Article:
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Japan-South Korea thaw underscores shared economic pain over China

Sam Kim, Bloomberg News on

Published in News & Features

SEOUL, South Korea — The repairing of ties between Japan and South Korea comes amid falling returns in trade from China and ramped-up U.S. efforts to corral its two allies deeper into a supply chain and security network amid rising geopolitical tensions.

China is the biggest export destination for both Japan and South Korea and has provided a major source of income for the region to ride out economic slumps for years.

Now as China ramps up its production capacity at home and moves up the value chain, Japan and South Korea are seeing trade with their giant neighbor growing less lucrative and more competitive overall. China’s economy last year grew at the second-slowest pace since the 1970s, which has also slowed business for many major players.

At the same time, the U.S. is seeking to bolster its economic ties while limiting the export of key technology to China.

Security is another factor likely feeding into the calculus behind the thawing relations. South Korea and Japan host the bulk of U.S. military personnel in the region, and the Biden administration has sought their help in building a united front to global threats.

North Korea continues to fire missiles as it hones its military capabilities and provides a regular reminder of the threat it poses. Meanwhile, China’s relations with the U.S. are deteriorating and Russia’s protracted war in Ukraine has changed perceptions about the likelihood of threats materializing.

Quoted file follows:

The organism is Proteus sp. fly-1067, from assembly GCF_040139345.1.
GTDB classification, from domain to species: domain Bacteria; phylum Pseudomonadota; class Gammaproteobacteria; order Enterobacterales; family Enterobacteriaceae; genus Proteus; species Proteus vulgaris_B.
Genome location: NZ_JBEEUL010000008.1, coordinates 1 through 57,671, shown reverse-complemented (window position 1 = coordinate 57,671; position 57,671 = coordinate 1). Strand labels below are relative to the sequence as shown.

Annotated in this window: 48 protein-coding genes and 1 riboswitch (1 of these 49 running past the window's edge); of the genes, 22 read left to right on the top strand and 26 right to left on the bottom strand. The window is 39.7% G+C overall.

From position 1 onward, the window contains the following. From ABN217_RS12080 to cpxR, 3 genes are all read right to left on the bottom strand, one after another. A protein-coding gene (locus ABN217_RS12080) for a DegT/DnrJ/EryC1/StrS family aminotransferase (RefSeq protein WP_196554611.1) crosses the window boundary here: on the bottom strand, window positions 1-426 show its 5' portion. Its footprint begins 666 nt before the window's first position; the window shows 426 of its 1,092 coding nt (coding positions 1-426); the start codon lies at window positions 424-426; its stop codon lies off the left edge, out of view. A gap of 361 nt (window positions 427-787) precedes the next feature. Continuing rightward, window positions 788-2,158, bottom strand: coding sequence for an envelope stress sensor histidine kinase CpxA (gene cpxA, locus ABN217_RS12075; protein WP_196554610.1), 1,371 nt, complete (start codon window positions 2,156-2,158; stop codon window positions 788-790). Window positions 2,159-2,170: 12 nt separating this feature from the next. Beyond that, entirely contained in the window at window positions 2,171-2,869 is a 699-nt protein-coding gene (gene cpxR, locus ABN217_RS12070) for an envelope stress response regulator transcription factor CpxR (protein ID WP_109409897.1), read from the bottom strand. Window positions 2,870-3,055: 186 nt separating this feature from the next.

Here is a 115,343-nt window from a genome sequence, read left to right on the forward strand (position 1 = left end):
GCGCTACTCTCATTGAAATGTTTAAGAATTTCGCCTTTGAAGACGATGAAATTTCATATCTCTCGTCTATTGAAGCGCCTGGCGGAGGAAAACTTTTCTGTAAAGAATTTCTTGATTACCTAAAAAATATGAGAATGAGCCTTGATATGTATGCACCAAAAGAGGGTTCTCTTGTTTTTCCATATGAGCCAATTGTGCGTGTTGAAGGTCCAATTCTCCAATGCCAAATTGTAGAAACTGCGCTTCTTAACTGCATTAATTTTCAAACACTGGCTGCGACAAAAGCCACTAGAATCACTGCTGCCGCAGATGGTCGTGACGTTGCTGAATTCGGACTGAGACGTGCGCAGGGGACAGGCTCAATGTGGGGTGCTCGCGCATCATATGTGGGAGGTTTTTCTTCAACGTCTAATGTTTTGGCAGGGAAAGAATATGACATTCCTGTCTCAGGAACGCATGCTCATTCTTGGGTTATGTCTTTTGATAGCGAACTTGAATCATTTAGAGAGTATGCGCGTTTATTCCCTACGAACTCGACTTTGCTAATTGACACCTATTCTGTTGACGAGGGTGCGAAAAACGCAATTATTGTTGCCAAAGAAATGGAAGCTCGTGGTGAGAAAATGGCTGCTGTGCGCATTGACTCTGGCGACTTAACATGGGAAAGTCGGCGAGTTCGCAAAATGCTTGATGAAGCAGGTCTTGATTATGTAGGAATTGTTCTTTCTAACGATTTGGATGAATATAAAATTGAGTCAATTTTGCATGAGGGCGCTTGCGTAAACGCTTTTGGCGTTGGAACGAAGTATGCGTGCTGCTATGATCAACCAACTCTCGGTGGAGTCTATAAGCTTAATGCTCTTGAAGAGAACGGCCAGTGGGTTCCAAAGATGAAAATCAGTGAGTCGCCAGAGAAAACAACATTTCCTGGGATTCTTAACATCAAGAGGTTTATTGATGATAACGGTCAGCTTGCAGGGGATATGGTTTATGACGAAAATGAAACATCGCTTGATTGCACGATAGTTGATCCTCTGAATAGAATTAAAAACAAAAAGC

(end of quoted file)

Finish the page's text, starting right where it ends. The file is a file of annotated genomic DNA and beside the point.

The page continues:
“South Korea needs to go with Japan rather than China now as the two share the US as a security ally at a time economic and security interests are no longer separated,” said Lee Hong-Bae, a professor of international trade at Dong-eui University in Korea.

Japan has also seen its own business interests suffer from strained relations with South Korea and sees Seoul as a partner to better deal with security threats from North Korea to Russia, he added.

In a sign of the rapidly thawing bilateral relations since President Yoon Suk Yeol took office last year, he met Prime Minister Fumio Kishida on Thursday, for the first summit in Japan between leaders of the two countries since 2011.

Japan announced the same day it would lift export curbs on some technology-related materials to its neighbor that have been in place since 2019. For its part, South Korea said it would drop a complaint about the curbs lodged with the World Trade Organization. The announcements followed a deal earlier this month to resolve a contentious dispute over colonial-era labor that has plagued relations for years.


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